13 High School Habits You Quit In College, For Better Or Worse

13 High School Habits You Quit In College, For Better Or Worse

Remember the days of caring what you looked like for class?

There may be plenty of things you miss about high school, but once you get to college, you'll never want to do these 13 things again...

1. Wearing "real" pants to class every day

Remember the days of being asked to put your arms to your side to see if your shorts were “too short?” I’m not sure how I survived without being able to wear my Nike shorts or yoga pants, or hats on bad hair days.

2. Staying in class from 8 a.m. to 3 p.m.

In college, you avoid 8 a.m.s like the devil.

3. Doing your hair every morning

Skip the straightener — sleep in instead. In college, I’ve learned to appreciate my naturally curly hair.

4. Putting on a full face of makeup

My makeup is almost always the bare minimum. Most girls skip it entirely. In Alabama, you’ll probably sweat it off before your first class anyway.

5. Not bringing a drink or snack to class

Never leave your dorm without a water bottle and something to munch on between classes. Not only will you die of thirst from running across campus, but your stomach will start speaking while at the worst time possible.

6. Not using a backpack

Remember being able to fit everything in your purse and getting to leave your backpack in your locker? In college, even if it only has one notebook, one pen and nothing else, you bring your backpack to class.

7. Keeping every class on your schedule

Once you discover the power of the “drop” button, your life is never the same — trust me. It’s tempting to abuse this button and you have to be careful, but it’s also nice to have when your midterm is tomorrow and you’re too busy stress-crying to study.

8. Going to every class meeting

LOL (sorry, mom).

9. Not reading the assigned reading

“Assigned reading” in high school meant “no homework.”

“Assigned reading” in college means “read every single word because you’ll probably have a quiz on it tomorrow worth 5% of your final grade.”

10. Taking notes by hand

I completely understand why laptops aren’t always allowed in high school classrooms. (Not everyone can afford one, not all parents want their child taking a laptop to school, and not all high school students should be trusted to only use the laptop for academic purposes during class.)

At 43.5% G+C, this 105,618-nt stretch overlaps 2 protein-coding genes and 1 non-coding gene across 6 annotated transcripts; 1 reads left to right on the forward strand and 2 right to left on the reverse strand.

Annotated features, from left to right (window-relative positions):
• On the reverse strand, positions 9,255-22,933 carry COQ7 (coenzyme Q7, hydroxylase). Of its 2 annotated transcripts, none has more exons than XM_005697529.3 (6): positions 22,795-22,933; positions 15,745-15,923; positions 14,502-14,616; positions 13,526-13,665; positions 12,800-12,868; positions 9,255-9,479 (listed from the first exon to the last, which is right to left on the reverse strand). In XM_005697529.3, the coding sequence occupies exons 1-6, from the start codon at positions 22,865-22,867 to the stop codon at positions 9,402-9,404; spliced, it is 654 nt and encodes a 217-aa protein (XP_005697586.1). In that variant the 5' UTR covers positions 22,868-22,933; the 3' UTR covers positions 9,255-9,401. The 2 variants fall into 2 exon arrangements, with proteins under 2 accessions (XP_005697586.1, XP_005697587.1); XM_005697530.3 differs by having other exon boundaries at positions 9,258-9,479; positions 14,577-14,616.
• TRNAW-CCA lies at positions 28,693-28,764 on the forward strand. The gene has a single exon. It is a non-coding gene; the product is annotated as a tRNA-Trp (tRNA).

In some classes, I still find it beneficial to take notes by hand, but all college students have suffered through at least one professor who talks way too fast and refuses to put his lecture notes on Blackboard. Sometimes typing your notes can be a grade-saver if your professor allows you to use a laptop in class.

11. Completing homework assignments by hand

Tip: In college, if they don’t tell you to type it, it’s because they assume you know to type it.

12. Never reading the syllabus

In college, your syllabi are sacred. They are the guidebooks to passing your courses. Print them. Read them. Keep them.

13. Procrastinating on anything

I'm still very guilty of this, but procrastination is a collegiate deadly sin. In high school, skimming notes the night before an exam or starting a project the night before it's due may have gotten you perfect grades, but it won't in college. Everything will go wrong the night before something is due — your wifi will go out, your printer will quit, your laptop charger will break... anything that can go wrong, will.

Cover Image Credit: Julie Bowman

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19 Things About Being a Nursing Major As Told By Michael Scott

Michael just gets it.

If you're a nursing major, you relate to the following 19 things all too well. Between your clinical encounters and constant studying, you can't help but wonder if anyone else outside of your major understands the daily struggles you face in nursing school. And even though being the regional manager of Dunder Mifflin Paper Company, Inc. isn't the same as being a nursing major, Michael Scott does a pretty accurate job of describing what it's like.

1. When your professor overloads your brain with information on the first day of class.

2. Realizing that all your time will now be spent studying in the library.

3. Being jealous of your friends with non-science majors, but then remembering that your job security/availability after graduation makes the stress a little more bearable.

4. Having to accept the harsh reality that your days of making A's on every assignment are now over.

5. When you're asked to share your answer and why you chose it with the whole class.

6. Forgetting one item in a "select all that apply" question, therefore losing all of its points.

7. When you're giving an IV for the first time and your patient jokingly asks, "This isn't your first time giving one of these, right?"

8. You're almost certain that your school's nursing board chose the ugliest scrubs they could find and said, "Let's make these mandatory."

9. Knowing that you have an important exam that you could (should) be studying for, but deciding to watch Netflix instead.